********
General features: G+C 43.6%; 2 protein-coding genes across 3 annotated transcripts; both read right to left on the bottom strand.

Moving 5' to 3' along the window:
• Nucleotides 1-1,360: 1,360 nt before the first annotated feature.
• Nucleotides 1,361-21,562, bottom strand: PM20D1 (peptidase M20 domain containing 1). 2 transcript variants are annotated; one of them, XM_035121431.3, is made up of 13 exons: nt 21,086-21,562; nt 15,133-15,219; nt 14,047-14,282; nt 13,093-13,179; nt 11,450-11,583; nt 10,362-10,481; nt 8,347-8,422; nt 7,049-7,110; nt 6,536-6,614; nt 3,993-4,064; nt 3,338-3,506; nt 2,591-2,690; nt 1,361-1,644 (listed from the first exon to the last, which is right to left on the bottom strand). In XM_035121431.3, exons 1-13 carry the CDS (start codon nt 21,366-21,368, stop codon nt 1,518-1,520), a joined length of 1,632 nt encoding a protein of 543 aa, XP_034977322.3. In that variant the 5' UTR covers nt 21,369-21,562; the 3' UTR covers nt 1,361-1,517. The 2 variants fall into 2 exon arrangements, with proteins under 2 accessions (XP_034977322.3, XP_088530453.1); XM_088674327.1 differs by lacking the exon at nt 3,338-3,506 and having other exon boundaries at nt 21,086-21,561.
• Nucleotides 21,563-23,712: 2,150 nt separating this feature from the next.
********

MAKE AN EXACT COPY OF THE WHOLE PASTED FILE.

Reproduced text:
General features: G+C 43.6%; 2 protein-coding genes across 3 annotated transcripts; both read right to left on the bottom strand.

Moving 5' to 3' along the window:
• Nucleotides 1-1,360: 1,360 nt before the first annotated feature.
• Nucleotides 1,361-21,562, bottom strand: PM20D1 (peptidase M20 domain containing 1). 2 transcript variants are annotated; one of them, XM_035121431.3, is made up of 13 exons: nt 21,086-21,562; nt 15,133-15,219; nt 14,047-14,282; nt 13,093-13,179; nt 11,450-11,583; nt 10,362-10,481; nt 8,347-8,422; nt 7,049-7,110; nt 6,536-6,614; nt 3,993-4,064; nt 3,338-3,506; nt 2,591-2,690; nt 1,361-1,644 (listed from the first exon to the last, which is right to left on the bottom strand). In XM_035121431.3, exons 1-13 carry the CDS (start codon nt 21,366-21,368, stop codon nt 1,518-1,520), a joined length of 1,632 nt encoding a protein of 543 aa, XP_034977322.3. In that variant the 5' UTR covers nt 21,369-21,562; the 3' UTR covers nt 1,361-1,517. The 2 variants fall into 2 exon arrangements, with proteins under 2 accessions (XP_034977322.3, XP_088530453.1); XM_088674327.1 differs by lacking the exon at nt 3,338-3,506 and having other exon boundaries at nt 21,086-21,561.
• Nucleotides 21,563-23,712: 2,150 nt separating this feature from the next.